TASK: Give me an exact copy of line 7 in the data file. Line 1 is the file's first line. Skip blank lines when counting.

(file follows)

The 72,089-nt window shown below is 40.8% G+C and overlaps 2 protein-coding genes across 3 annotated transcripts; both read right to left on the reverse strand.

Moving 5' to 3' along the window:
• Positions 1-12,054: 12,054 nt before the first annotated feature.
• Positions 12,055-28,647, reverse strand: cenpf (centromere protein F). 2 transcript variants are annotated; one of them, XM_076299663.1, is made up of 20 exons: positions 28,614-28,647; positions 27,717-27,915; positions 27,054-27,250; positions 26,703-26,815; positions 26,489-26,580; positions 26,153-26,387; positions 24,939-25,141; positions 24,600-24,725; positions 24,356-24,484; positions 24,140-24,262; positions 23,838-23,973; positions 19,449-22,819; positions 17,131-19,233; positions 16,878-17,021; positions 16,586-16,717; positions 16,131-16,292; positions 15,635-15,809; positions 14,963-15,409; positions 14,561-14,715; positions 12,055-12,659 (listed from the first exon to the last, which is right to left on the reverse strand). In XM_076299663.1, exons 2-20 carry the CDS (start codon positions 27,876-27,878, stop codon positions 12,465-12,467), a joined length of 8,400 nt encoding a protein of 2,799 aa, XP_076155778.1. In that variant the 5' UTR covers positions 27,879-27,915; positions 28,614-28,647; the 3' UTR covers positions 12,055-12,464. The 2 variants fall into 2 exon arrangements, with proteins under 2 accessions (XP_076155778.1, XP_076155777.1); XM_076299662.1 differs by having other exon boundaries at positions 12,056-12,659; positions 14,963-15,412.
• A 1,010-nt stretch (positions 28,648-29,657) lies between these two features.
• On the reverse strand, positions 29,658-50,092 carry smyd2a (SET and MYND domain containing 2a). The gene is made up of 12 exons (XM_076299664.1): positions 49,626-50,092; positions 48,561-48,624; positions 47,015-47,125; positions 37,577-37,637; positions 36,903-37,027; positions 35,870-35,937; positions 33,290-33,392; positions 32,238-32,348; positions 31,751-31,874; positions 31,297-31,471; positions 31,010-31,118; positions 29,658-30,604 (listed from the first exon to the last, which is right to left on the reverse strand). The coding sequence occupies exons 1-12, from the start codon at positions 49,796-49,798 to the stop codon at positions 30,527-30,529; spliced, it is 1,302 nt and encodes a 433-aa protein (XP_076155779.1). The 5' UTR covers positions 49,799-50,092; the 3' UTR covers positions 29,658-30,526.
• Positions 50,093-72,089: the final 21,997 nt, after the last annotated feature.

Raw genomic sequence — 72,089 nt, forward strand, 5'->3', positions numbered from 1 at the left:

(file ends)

• Positions 50,093-72,089: the final 21,997 nt, after the last annotated feature.